Joanne Hynes is a fashion designer, design consultant, stylist, businesswoman and mother, who approaches all creative and business projects with an experimental and intellectually creative vision. Her passion and experience over the past 15 years with craft driven design techniques has developed into a globally stocked signature clothing and accessories range including collaborations with Topshop and Pretty Polly worldwide. The Joanne Hynes Studio collaborates across all platforms from private client projects, celebrity dressing and styling, alongside various collaborative and commissioned fashion.
Second Skin Collaborators:
Knitwear Manufacturer: Fisherman Out of Ireland; Des Daly, Seamus Doherty, 3D Model Maker & Designer: Dave Head
“It was important for us as a brand to work with a product that has deep-seated Irish roots and commercial potential, Donegal's Fisherman Out of Ireland represented both for us. The focus for us was to bring an aspirational approach to the knitwear pieces in particular through the use of colour and design. I also needed technological innovation in the mix. This is where working with 3D Printing provided a new innovative approach to manufacturing and design for us.”
I chose to work with Fisherman Out of Ireland who are based in Donegal and Dave Head 3D Printing based in Dublin. I am deeply interested in the nature of craft processes, including modernity and innovation within technology and chose to work with both parties due to their disparate product differences, unique boundaries and capabilities. It was important for us as a brand to design a product that has deep seated commercial potential and to bring an aspirational approach to that product through the use of colour and design. Donegal's Fisherman Out of Ireland have a very particular laid back textural approach with muted colours, this inspired us to design the complete polar opposite to their own signature and making it Joanne Hynes in essence. The innovation around 3D printing is very exotic and exciting, keeping the focus once again on brilliant colours, unique form and decorative functions.
“I am deeply interested in craft, modernity and innovation within technology, design and manufacturing. The innovation around knitwear and 3D printing is very exotic and exciting and both processes are very different which was refreshing.”
I chose to work with Fisherman Out of Ireland who are based in Donegal and Dave Head 3d Printing in Dublin. I am deeply interested in both craft (namely knitwear as a product) and also modernity and innovation within technology and chose to work with both parties due to their disparate product differences and feel. It was important for us as a brand to work with a product that has deep seated commercial potential and to bring an aspirational approach to the product through the use of colour and design. Donegal's Fisherman Out of Ireland have a very particular laid back textural approach with muted colours, this allowed me to design the complete polar opposite to their own signature and making it Joanne Hynes in essence. The innovation around 3D printing is very exotic and exciting but I deliberately worked with a gentle product (brooches) which are wearable and functional-unlike quite a lot of the 3D pieces out there. I stayed away from anything too un-practical, keeping the focus on again, brilliant colours, unique form and decorative function.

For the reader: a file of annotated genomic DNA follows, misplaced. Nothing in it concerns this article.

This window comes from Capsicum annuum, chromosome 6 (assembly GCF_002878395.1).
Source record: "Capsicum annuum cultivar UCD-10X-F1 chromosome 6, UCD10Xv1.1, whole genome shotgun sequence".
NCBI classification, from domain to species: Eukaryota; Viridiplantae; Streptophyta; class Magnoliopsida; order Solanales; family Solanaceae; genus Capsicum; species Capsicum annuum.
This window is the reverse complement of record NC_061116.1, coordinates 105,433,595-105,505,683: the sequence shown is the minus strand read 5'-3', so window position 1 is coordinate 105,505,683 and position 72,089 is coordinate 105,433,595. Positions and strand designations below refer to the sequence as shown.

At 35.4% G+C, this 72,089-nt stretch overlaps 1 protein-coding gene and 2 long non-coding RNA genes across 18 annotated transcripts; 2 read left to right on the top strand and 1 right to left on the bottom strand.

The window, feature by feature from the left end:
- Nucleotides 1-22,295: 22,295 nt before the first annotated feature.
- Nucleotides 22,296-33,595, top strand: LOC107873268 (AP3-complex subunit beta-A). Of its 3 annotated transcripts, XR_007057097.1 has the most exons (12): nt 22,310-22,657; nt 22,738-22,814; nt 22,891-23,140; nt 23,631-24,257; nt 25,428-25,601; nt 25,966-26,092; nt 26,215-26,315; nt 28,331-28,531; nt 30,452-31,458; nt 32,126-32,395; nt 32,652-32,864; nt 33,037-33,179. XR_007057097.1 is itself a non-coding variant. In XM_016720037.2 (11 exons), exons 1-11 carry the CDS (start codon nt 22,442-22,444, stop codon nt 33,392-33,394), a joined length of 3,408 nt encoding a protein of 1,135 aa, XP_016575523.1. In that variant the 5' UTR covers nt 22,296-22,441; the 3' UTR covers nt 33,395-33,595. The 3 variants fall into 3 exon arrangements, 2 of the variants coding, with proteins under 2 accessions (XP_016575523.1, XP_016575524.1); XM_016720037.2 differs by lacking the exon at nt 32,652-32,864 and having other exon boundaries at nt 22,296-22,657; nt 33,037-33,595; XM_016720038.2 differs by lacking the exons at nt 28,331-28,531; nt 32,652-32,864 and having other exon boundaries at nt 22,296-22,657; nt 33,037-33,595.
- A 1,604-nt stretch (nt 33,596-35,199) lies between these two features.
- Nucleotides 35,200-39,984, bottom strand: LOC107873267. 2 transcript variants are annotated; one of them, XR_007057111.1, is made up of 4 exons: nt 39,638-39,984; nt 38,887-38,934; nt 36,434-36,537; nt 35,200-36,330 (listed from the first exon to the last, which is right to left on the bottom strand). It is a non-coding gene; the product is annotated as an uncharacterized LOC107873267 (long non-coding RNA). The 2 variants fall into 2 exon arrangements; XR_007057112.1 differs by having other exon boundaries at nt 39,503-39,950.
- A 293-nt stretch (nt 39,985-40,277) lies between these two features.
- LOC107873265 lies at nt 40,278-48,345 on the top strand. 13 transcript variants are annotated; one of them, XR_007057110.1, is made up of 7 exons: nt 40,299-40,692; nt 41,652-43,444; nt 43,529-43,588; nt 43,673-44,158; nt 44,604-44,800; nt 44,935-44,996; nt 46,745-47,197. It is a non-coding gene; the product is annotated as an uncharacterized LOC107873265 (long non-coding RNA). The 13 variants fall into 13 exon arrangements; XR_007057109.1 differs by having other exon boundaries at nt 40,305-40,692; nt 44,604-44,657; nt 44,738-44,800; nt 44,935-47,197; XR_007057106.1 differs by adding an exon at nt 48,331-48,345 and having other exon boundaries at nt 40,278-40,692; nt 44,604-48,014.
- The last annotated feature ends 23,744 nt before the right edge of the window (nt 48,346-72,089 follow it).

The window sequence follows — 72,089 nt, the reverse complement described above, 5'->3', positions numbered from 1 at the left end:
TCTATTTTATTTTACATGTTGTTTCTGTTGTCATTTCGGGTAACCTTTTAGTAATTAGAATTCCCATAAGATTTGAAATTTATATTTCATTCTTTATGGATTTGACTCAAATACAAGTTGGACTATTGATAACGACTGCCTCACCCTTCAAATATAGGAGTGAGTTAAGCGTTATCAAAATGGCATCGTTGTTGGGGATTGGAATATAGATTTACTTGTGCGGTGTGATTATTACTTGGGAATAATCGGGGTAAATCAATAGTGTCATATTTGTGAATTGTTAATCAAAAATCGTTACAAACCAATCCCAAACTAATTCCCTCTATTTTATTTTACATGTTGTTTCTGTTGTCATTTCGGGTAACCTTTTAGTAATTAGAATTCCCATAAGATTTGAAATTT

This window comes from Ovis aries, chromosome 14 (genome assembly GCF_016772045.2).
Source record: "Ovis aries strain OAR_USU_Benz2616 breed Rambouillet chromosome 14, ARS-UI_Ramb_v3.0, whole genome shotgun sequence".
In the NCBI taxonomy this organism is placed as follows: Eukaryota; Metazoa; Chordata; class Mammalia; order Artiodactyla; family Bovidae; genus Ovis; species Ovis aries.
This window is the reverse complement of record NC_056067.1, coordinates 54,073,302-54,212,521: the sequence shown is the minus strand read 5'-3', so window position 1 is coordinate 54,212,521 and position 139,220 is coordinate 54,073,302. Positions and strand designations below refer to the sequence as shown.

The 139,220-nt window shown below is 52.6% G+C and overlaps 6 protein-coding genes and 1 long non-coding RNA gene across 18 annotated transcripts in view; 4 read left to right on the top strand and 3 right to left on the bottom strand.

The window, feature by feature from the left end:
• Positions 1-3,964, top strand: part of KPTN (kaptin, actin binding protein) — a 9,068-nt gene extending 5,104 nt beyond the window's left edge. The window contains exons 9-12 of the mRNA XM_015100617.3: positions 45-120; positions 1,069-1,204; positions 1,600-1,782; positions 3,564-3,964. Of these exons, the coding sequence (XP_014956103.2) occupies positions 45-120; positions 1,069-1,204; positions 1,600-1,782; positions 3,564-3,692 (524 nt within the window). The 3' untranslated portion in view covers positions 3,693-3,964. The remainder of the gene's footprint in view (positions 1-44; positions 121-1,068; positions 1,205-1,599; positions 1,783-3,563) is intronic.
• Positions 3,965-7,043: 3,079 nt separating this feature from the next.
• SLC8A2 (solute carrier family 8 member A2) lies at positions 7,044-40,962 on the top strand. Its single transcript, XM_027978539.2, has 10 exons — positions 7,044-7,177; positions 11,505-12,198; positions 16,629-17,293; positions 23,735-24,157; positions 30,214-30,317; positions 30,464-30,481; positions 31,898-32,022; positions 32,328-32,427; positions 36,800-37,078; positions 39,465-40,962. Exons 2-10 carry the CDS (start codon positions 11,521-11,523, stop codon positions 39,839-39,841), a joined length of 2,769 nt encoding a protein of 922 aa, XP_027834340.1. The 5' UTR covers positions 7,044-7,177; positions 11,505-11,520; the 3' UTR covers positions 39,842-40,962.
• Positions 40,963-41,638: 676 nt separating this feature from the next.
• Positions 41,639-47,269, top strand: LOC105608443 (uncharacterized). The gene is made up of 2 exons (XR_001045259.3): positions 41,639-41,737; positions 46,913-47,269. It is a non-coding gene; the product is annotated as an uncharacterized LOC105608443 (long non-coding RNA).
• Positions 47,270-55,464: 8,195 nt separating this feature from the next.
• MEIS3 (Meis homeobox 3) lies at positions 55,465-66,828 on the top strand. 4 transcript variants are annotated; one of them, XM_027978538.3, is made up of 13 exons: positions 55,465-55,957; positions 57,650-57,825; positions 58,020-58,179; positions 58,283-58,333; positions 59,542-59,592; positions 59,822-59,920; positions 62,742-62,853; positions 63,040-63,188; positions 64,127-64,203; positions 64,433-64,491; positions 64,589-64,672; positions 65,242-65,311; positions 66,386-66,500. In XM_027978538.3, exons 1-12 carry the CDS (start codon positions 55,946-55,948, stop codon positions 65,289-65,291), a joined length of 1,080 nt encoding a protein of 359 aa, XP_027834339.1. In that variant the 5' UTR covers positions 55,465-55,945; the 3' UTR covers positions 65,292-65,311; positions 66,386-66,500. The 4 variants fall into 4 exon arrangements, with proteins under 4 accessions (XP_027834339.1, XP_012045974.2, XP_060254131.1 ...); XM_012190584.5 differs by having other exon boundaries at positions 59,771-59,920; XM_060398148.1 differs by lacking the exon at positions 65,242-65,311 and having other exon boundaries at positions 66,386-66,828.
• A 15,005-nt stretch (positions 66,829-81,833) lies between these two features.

From an ethical standpoint, local producing saves on transport and couriers and all of the obvious problems associated with outsourcing abroad. The lambswool came from the UK as there were no options available to us in Ireland within such small quantities and colours and at short notice. 3D colours were unlimited but shape had to be carefully considered.
Working with local production partners allows immediate answers to questions, quicker turnaround of ideas, allowing us to get to the finished prototype much sooner.
Production was challenging in that it had a narrow offer-due to time and quantity we could only work with one yarn and one finish but I was more than happy to work in this manner. The knit machines and the 3D printer, allowed a certain look and feel so we worked within these parameters for all four pieces. From a production viewpoint the limitations became the guide to my designs.
Price wise we are relatively on par with other countries for the sampling costs, although working abroad would be 30-40% cheaper in the difference due to lower labour costs per hour. The price issue is clearer once one looks at the quantities in the case of an order for a store, that is when a price can be negotiated and the order volume would have an impact on the price shift, usually the higher the volume the price shifts downwards. Sampling can work out to be more costly in Ireland due to the overheads within the business overall and the costs. I feel the price is higher in relation to other countries, bearing in mind the weight of the garments, they are heavy weight and knit yarn is based on the weight per kg.
Official photography by Rich Gilligan, production photography by Evelyn McNamara, 3D printing photograph by Dave Head